Committee Explores Bipartisan Solutions for Tribal Autonomy
WASHINGTON, D.C., March 24, 2023 | Committee Press Office (202-225-2761)
Today, the Subcommittee on Indian and Insular Affairs held a legislative hearing on two bills to increase tribal authority and control over their lands. Subcommittee Chair Harriet Hageman (R-Wyo.) issued the following statement in response:
"I’m pleased to have had two of my bills heard in our subcommittee today. H.R. 1246, to authorize leases of up to 99 years for land held in trust for federally recognized Indian Tribes and H.R. 1532, to authorize any Indian Tribe to lease, sell, or otherwise transfer real property to which Indian Tribes hold fee title without the consent of the Federal Government.
"In their current forms, both of these laws are regularly amended, which creates a piecemeal approach to governing and provides no certainty for Tribes to plan their futures. Tribal governments already seek to make the best decisions for their members, for their social, cultural, and economic security. We should ensure that Indian lands, whether owned in fee, owned in restricted fee, or held in trust for the benefit of tribes, are able to be used as tribes want to use them. I believe these two bills are a good step forward to ensure that."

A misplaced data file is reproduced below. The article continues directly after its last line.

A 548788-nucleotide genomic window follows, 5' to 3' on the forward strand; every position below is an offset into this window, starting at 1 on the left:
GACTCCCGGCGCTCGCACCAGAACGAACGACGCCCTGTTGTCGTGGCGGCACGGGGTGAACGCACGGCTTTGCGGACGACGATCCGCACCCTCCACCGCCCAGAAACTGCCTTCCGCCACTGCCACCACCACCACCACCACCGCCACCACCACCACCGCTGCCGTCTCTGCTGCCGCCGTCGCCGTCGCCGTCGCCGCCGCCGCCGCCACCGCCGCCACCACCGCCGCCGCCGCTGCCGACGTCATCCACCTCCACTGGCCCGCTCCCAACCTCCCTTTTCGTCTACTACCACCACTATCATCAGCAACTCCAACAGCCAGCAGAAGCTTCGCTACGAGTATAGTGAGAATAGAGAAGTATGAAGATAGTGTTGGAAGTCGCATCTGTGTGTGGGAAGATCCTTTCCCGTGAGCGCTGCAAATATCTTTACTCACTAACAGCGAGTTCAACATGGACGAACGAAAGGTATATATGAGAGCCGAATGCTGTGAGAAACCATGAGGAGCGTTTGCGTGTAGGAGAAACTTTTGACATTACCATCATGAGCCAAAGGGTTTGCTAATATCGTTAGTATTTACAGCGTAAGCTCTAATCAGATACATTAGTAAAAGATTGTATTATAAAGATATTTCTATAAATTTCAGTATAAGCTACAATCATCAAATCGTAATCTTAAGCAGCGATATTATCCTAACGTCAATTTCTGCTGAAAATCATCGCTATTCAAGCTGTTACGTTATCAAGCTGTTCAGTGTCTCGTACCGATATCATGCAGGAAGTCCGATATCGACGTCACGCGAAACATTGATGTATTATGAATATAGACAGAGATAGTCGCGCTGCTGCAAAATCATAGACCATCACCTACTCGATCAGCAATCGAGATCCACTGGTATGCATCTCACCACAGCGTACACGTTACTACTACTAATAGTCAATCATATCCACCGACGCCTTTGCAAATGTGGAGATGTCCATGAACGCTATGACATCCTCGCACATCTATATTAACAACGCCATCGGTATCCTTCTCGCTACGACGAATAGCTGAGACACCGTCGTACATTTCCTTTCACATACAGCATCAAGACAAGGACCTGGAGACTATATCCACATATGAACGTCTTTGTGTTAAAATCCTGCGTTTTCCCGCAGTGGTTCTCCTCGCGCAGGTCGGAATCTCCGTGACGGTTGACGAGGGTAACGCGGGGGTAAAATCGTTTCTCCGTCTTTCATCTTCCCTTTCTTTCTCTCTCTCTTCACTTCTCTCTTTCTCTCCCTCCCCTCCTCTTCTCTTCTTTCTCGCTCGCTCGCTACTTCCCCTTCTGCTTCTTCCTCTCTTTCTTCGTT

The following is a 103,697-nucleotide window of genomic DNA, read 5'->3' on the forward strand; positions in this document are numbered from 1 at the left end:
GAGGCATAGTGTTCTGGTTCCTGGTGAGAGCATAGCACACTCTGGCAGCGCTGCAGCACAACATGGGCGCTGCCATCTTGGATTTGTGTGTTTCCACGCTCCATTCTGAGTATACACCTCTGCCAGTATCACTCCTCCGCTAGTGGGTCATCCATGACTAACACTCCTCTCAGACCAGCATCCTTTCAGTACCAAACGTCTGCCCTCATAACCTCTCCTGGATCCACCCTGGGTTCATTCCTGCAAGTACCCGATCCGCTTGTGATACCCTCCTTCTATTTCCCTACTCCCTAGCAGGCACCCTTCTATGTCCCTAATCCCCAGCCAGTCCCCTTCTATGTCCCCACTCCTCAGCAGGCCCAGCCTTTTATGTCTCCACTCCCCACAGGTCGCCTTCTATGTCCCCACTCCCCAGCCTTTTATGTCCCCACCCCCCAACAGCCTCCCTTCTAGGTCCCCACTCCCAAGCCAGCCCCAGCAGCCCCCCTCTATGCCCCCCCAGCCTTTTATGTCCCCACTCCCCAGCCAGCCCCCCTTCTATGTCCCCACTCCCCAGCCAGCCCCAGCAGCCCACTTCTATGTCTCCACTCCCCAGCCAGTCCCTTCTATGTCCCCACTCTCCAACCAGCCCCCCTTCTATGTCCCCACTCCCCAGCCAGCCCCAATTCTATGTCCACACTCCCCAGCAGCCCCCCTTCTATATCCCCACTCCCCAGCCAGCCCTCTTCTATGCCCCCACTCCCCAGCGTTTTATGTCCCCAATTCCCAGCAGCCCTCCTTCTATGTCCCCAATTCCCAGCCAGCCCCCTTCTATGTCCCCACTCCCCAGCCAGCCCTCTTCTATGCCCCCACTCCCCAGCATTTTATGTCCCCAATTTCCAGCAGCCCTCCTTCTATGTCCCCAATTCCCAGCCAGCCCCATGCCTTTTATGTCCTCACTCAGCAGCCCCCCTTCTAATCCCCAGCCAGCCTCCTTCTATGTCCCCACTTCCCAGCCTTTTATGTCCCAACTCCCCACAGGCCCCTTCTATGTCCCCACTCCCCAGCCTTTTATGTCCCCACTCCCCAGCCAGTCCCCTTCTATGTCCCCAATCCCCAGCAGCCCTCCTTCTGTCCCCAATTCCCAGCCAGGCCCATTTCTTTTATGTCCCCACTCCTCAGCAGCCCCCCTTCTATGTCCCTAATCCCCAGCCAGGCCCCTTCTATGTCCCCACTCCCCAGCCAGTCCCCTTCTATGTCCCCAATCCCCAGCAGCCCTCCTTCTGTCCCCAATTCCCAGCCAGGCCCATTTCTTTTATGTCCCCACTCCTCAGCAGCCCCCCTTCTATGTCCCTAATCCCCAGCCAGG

Starting in 1984, land transactions with Indians were prohibited unless authorized by Congress. Over time, these restrictions have changed and now generally only apply to land held in trust by the United States for the benefit of individual Indians or Indian tribes. Ensuring tribes can negotiate effectively, and on the same playing field as other landholders, can clear the way for further economic development, especially in rural areas.H.R. 1246 would authorize any federally recognized Indian tribe to lease its trust land for up to 99 years. H.R. 1532 will exempt tribes from limitations imposed by the Indian Non-Intercourse Act on lands the tribe owns outright that have no restrictions on taxation or alienation. Both bills would ensure these economic tools currently available to certain Indian tribes will be available to all federally recognized tribes.
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